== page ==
According to Amy Jen Su, co-founder and managing partner of Paravis Partners, a boutique executive coaching and leadership development firm, there is value in consciously cultivating and realigning networks of support in order to achieve a goal.  She identifies three steps a person should take to develop such support.  First, the person must get into the right mindset.  Second he/she must define what is needed, and then third, align with the right people.   The right mindset includes addressing any inner issues that might be standing in the way of moving forward.  Defining what is needed helps clarify what kind of support would be most beneficial.  Then, with that in mind, the person needs to tap those who are able to provide the type of support needed.[2]

For example, for an introverted person who wants to be able to speak in public with confidence, he might first need to face the fact that he is afraid that others might see him as foolish or incapable.  He needs to accept that overcoming the fear of speaking in public is key to being able to get a promotion and he must accept possibly looking a little foolish in order to grow professionally.  Then he needs to consider what kind of specific support he will need.  What roles might others play in helping him achieve his goal?  For example, does he need a cheerleader to encourage him, a mirror to tell it to him straight, an expert to advise him on how to speak in public, a white board to help brainstorm ideas, a role player to help him practice, or a safe harbor where he can share without fear of judgment or ridicule?  Perhaps he needs several of these.  By realizing that, he might enroll in Toastmasters as a place to find people who are experts, encouragers, role players and safe harbors.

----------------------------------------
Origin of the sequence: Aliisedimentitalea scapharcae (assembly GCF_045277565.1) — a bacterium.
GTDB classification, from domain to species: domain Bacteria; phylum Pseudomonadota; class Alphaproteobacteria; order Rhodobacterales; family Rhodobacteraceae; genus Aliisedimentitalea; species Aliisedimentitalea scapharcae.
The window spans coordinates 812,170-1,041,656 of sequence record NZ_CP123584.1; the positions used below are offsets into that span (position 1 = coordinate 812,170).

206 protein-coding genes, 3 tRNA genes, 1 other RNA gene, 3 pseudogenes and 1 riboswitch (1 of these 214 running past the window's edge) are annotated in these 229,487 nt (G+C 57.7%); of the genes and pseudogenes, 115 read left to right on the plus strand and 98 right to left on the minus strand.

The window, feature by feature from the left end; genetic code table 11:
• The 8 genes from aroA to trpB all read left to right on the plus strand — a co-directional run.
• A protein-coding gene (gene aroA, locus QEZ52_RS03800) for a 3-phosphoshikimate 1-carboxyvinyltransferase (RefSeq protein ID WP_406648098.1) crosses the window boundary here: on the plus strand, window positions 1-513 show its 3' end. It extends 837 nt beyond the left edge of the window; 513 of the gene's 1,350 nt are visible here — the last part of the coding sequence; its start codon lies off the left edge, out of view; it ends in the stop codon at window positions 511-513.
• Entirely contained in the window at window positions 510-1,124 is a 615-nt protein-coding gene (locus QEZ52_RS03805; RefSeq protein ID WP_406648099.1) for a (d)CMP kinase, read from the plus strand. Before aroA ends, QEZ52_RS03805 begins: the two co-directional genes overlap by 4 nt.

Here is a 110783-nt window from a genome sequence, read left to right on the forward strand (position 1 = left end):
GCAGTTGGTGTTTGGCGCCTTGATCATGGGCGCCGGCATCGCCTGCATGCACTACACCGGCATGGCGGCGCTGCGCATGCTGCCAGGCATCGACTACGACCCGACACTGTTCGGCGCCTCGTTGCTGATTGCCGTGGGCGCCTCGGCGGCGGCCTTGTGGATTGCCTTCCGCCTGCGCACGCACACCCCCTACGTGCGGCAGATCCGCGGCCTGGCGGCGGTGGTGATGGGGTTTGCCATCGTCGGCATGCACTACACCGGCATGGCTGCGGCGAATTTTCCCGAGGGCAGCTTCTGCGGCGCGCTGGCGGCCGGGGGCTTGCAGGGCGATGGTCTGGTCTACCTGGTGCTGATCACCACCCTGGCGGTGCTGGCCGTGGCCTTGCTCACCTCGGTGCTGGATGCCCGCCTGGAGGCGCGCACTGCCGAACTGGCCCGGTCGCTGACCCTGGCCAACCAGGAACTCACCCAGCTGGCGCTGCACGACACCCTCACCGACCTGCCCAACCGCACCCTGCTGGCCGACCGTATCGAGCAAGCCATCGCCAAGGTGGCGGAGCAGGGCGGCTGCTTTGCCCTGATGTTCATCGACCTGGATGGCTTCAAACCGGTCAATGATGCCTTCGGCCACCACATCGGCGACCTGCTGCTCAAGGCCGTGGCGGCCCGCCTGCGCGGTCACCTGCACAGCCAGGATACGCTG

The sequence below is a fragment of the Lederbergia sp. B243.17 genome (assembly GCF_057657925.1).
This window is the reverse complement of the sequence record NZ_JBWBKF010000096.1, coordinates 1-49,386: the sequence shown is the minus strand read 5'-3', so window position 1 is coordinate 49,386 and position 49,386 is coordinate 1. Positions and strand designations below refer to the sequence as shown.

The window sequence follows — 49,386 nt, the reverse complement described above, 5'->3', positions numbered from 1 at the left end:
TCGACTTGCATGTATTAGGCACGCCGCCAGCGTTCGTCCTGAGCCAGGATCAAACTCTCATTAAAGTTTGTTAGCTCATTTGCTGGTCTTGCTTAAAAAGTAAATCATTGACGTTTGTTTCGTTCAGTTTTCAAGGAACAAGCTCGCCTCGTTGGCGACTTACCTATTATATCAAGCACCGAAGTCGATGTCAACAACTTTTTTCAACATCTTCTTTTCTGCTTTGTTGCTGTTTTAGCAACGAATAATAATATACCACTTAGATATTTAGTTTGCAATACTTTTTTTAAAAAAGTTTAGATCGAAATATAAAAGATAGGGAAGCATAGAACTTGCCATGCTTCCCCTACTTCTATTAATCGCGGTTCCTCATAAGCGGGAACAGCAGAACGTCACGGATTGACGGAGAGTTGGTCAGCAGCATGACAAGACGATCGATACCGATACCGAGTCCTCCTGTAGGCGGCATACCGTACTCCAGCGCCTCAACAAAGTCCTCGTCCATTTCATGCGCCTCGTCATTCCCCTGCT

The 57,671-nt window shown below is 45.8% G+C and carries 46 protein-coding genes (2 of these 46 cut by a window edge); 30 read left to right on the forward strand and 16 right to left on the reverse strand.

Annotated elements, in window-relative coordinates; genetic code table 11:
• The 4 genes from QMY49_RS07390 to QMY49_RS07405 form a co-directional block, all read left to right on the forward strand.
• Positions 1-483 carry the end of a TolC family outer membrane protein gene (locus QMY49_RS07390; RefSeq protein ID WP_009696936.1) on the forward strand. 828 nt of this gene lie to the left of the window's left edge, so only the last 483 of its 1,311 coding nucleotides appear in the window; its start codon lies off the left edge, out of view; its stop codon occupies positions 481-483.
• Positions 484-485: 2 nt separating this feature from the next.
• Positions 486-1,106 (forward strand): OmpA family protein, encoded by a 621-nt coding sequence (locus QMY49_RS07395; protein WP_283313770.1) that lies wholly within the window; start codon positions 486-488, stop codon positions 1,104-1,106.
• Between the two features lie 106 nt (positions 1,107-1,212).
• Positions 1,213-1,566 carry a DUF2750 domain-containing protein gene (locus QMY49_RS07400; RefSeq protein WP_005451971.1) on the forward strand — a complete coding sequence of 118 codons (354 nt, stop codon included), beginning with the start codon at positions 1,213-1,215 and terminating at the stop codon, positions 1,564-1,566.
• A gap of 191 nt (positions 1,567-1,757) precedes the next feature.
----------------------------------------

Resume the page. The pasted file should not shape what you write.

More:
Reason 3: Financially Burdensome